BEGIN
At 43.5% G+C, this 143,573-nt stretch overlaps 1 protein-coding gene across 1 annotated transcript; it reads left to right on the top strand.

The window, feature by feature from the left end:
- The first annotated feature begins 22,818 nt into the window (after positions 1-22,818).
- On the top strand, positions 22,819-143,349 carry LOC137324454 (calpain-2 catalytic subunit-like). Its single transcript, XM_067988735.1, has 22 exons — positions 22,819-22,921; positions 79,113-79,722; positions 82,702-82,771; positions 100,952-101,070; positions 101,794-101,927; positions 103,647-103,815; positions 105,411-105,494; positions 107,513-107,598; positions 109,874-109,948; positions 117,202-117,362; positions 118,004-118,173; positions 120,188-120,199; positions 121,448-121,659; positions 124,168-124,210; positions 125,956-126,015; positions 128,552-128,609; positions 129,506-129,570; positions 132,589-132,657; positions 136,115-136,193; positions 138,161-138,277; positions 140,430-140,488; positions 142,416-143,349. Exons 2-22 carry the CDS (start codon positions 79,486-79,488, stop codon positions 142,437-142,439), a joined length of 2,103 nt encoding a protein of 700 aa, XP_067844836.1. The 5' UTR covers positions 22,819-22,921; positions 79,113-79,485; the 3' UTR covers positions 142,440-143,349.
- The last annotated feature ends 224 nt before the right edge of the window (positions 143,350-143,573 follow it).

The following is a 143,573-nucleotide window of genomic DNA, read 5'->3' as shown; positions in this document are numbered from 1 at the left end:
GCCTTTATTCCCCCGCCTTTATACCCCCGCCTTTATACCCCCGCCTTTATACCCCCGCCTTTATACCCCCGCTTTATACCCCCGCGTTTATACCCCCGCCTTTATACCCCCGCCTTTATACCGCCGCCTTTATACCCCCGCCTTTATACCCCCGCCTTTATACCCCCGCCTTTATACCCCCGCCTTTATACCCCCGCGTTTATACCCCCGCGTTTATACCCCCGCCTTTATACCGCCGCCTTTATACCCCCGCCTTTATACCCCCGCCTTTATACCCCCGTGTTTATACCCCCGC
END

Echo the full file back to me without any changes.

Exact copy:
At 43.5% G+C, this 143,573-nt stretch overlaps 1 protein-coding gene across 1 annotated transcript; it reads left to right on the top strand.

The window, feature by feature from the left end:
- The first annotated feature begins 22,818 nt into the window (after positions 1-22,818).
- On the top strand, positions 22,819-143,349 carry LOC137324454 (calpain-2 catalytic subunit-like). Its single transcript, XM_067988735.1, has 22 exons — positions 22,819-22,921; positions 79,113-79,722; positions 82,702-82,771; positions 100,952-101,070; positions 101,794-101,927; positions 103,647-103,815; positions 105,411-105,494; positions 107,513-107,598; positions 109,874-109,948; positions 117,202-117,362; positions 118,004-118,173; positions 120,188-120,199; positions 121,448-121,659; positions 124,168-124,210; positions 125,956-126,015; positions 128,552-128,609; positions 129,506-129,570; positions 132,589-132,657; positions 136,115-136,193; positions 138,161-138,277; positions 140,430-140,488; positions 142,416-143,349. Exons 2-22 carry the CDS (start codon positions 79,486-79,488, stop codon positions 142,437-142,439), a joined length of 2,103 nt encoding a protein of 700 aa, XP_067844836.1. The 5' UTR covers positions 22,819-22,921; positions 79,113-79,485; the 3' UTR covers positions 142,440-143,349.
- The last annotated feature ends 224 nt before the right edge of the window (positions 143,350-143,573 follow it).

The following is a 143,573-nucleotide window of genomic DNA, read 5'->3' as shown; positions in this document are numbered from 1 at the left end:
GCCTTTATTCCCCCGCCTTTATACCCCCGCCTTTATACCCCCGCCTTTATACCCCCGCCTTTATACCCCCGCTTTATACCCCCGCGTTTATACCCCCGCCTTTATACCCCCGCCTTTATACCGCCGCCTTTATACCCCCGCCTTTATACCCCCGCCTTTATACCCCCGCCTTTATACCCCCGCCTTTATACCCCCGCGTTTATACCCCCGCGTTTATACCCCCGCCTTTATACCGCCGCCTTTATACCCCCGCCTTTATACCCCCGCCTTTATACCCCCGTGTTTATACCCCCGC